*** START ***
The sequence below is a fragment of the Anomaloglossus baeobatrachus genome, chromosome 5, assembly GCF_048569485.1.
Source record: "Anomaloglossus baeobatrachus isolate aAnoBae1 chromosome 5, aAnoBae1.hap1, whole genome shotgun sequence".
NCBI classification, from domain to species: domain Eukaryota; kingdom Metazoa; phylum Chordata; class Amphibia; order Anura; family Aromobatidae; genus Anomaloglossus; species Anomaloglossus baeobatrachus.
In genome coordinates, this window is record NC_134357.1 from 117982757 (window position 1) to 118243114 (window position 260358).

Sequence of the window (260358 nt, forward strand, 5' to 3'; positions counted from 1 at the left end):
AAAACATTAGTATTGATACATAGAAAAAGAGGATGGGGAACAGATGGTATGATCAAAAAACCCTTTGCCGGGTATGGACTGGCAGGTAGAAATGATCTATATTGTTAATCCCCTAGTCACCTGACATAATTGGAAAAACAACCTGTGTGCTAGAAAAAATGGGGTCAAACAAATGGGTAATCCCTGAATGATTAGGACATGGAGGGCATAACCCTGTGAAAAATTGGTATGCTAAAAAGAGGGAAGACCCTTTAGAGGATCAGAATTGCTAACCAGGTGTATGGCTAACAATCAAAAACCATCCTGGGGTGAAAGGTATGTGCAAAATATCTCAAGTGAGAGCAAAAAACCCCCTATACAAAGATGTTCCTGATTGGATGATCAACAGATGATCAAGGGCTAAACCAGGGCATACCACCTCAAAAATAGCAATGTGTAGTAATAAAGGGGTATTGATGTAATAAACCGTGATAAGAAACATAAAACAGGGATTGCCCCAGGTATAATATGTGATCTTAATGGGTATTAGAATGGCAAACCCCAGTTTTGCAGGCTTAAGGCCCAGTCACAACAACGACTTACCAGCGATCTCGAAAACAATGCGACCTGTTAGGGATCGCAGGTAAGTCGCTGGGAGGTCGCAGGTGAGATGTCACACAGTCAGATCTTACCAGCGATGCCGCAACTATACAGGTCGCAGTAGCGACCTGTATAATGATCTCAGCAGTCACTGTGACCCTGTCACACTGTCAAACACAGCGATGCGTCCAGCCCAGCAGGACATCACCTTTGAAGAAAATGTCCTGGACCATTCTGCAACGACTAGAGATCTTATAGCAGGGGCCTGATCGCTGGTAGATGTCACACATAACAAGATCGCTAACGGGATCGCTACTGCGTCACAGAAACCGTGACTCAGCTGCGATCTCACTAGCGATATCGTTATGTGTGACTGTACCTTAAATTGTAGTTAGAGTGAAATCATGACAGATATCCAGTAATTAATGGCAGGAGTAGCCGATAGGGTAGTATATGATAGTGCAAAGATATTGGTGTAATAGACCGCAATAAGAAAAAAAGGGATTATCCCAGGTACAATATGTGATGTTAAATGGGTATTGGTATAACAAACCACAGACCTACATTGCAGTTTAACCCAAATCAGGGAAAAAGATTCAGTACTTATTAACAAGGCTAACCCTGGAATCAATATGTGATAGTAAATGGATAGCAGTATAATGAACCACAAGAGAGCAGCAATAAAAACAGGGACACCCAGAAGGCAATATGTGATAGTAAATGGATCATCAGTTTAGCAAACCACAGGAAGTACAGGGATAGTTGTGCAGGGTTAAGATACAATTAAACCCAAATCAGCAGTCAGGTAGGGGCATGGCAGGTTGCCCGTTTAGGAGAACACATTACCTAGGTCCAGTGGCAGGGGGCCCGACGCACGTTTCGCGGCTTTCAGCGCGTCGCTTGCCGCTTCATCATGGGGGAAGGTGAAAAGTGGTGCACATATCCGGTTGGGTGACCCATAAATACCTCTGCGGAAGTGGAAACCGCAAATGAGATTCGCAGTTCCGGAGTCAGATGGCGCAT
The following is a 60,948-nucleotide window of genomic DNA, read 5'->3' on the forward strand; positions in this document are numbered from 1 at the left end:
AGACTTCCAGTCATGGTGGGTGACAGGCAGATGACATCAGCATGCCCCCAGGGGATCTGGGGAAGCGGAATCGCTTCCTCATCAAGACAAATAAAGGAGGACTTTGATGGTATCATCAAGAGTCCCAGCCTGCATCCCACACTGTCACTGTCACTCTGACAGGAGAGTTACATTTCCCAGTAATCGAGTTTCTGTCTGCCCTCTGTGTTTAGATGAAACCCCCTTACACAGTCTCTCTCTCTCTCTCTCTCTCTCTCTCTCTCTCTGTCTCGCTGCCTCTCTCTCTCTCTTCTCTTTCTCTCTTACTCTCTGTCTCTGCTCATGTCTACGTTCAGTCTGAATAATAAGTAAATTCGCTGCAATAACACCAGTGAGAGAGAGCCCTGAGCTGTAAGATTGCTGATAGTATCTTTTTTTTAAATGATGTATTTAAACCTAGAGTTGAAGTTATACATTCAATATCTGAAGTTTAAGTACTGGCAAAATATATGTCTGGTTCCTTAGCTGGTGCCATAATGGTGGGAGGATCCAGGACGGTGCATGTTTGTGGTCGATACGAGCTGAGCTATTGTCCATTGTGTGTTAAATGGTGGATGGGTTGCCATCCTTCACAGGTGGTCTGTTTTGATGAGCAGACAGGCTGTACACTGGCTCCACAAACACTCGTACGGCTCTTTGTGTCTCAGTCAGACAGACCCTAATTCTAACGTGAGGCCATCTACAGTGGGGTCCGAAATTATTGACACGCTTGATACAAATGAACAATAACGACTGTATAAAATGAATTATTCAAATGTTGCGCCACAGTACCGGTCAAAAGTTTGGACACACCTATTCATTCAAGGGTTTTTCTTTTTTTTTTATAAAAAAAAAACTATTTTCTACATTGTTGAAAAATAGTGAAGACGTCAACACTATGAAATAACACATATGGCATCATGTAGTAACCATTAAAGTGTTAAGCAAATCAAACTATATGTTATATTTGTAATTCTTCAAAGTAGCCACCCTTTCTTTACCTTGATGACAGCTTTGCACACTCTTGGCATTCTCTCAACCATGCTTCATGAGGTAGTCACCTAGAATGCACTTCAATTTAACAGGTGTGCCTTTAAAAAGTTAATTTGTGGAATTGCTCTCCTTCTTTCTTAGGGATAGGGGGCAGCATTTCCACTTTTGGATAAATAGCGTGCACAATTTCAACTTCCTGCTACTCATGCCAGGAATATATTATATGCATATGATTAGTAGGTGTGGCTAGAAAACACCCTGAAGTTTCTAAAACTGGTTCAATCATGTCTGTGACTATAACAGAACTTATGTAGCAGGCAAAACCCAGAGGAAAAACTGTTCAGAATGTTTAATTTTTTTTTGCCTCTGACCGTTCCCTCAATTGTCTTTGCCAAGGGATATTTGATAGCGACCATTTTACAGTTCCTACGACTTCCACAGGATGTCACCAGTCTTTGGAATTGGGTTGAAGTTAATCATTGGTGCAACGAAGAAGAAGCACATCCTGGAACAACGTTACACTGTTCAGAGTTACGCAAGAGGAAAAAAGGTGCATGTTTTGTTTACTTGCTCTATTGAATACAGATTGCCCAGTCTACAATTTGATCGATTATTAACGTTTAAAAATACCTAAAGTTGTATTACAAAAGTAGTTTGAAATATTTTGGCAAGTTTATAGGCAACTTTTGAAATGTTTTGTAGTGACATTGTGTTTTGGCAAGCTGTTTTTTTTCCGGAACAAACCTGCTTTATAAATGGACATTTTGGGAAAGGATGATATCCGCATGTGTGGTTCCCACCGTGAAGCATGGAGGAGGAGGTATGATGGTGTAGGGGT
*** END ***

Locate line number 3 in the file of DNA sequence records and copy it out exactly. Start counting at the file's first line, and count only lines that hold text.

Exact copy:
NCBI classification, from domain to species: domain Eukaryota; kingdom Metazoa; phylum Chordata; class Amphibia; order Anura; family Aromobatidae; genus Anomaloglossus; species Anomaloglossus baeobatrachus.